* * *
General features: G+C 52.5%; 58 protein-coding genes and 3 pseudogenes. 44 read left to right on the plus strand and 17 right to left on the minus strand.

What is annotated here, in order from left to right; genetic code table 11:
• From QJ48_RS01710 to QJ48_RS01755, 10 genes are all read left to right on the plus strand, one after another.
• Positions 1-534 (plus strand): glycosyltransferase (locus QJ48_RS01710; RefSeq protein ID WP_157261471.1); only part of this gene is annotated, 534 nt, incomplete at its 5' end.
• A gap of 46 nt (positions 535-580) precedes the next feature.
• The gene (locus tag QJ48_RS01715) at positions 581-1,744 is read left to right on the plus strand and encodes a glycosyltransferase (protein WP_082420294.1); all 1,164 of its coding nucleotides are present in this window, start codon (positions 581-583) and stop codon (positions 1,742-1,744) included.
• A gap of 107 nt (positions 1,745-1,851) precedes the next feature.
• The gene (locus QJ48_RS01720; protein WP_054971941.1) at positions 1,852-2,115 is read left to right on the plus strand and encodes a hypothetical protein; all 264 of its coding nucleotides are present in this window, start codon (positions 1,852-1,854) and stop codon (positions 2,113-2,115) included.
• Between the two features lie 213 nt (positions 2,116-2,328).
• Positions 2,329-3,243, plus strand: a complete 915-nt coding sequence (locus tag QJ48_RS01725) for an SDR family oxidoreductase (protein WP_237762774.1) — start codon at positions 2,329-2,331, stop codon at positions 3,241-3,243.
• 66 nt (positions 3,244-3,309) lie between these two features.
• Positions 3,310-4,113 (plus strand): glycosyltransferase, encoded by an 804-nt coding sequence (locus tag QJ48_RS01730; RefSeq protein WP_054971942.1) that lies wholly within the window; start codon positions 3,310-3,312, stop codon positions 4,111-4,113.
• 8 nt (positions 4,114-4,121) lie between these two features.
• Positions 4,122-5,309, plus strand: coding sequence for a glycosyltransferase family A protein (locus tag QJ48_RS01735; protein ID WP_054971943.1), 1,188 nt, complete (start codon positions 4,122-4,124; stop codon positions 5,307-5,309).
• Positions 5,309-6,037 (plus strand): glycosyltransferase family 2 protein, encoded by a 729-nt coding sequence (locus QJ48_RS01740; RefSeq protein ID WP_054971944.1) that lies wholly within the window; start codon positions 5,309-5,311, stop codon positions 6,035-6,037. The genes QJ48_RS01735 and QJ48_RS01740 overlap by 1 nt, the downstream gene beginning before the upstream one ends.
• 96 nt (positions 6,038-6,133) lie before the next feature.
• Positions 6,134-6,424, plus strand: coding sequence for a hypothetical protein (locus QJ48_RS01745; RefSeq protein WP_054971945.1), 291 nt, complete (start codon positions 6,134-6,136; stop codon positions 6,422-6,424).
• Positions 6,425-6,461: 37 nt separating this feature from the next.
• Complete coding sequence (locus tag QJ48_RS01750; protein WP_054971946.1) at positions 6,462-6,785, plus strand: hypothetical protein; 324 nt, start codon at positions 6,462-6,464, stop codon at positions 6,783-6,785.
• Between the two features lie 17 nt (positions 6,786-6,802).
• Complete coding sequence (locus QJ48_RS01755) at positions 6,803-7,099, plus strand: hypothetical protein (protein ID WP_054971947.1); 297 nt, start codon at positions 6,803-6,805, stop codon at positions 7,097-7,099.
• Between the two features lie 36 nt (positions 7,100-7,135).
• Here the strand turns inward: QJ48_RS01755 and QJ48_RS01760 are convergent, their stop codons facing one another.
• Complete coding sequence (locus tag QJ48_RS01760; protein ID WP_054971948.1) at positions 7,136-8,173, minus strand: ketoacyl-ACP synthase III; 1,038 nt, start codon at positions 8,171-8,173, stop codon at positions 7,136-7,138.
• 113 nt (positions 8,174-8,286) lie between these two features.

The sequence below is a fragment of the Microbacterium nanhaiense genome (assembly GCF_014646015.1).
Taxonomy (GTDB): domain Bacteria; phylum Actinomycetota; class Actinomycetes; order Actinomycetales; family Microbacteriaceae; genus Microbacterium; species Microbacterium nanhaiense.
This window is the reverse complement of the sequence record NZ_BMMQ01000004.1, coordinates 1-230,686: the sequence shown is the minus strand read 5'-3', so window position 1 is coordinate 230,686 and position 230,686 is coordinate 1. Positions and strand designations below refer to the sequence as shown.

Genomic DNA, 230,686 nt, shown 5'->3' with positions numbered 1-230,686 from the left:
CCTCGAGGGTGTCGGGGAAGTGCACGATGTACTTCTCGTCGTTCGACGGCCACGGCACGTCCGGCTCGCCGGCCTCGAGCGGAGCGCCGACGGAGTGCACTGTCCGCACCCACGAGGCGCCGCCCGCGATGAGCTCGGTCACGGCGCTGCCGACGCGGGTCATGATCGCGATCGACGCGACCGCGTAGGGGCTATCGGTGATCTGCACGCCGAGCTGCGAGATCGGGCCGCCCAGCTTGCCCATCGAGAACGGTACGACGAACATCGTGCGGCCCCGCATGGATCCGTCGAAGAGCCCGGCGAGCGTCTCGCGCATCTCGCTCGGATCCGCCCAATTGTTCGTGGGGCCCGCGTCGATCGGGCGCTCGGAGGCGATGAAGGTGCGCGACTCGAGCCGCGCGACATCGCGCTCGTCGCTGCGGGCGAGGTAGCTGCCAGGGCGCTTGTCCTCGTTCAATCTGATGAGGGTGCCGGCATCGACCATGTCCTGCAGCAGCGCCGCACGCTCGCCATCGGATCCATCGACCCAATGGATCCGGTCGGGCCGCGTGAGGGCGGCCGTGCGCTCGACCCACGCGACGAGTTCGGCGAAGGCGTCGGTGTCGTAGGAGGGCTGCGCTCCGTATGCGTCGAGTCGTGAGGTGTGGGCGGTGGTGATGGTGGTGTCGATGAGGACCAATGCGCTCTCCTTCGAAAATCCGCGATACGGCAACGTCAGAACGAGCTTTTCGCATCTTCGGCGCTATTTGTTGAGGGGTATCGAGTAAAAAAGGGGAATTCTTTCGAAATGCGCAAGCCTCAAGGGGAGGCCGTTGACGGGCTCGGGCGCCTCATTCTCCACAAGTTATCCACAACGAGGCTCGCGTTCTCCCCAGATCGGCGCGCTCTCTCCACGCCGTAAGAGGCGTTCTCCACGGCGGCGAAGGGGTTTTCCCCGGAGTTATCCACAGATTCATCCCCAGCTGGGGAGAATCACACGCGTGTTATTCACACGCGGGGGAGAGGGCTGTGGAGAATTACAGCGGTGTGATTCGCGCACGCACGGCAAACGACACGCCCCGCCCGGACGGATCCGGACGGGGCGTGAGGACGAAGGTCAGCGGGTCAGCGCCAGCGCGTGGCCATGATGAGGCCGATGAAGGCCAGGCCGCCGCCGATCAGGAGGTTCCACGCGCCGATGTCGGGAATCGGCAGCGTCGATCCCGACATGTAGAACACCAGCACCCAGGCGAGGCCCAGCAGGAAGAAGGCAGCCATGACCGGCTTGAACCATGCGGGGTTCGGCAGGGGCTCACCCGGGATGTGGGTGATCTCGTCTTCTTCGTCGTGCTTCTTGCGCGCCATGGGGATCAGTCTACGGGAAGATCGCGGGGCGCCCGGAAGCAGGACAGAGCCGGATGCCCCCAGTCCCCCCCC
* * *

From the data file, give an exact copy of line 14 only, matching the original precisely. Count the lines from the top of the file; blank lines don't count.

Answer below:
• Positions 4,122-5,309, plus strand: coding sequence for a glycosyltransferase family A protein (locus tag QJ48_RS01735; protein ID WP_054971943.1), 1,188 nt, complete (start codon positions 4,122-4,124; stop codon positions 5,307-5,309).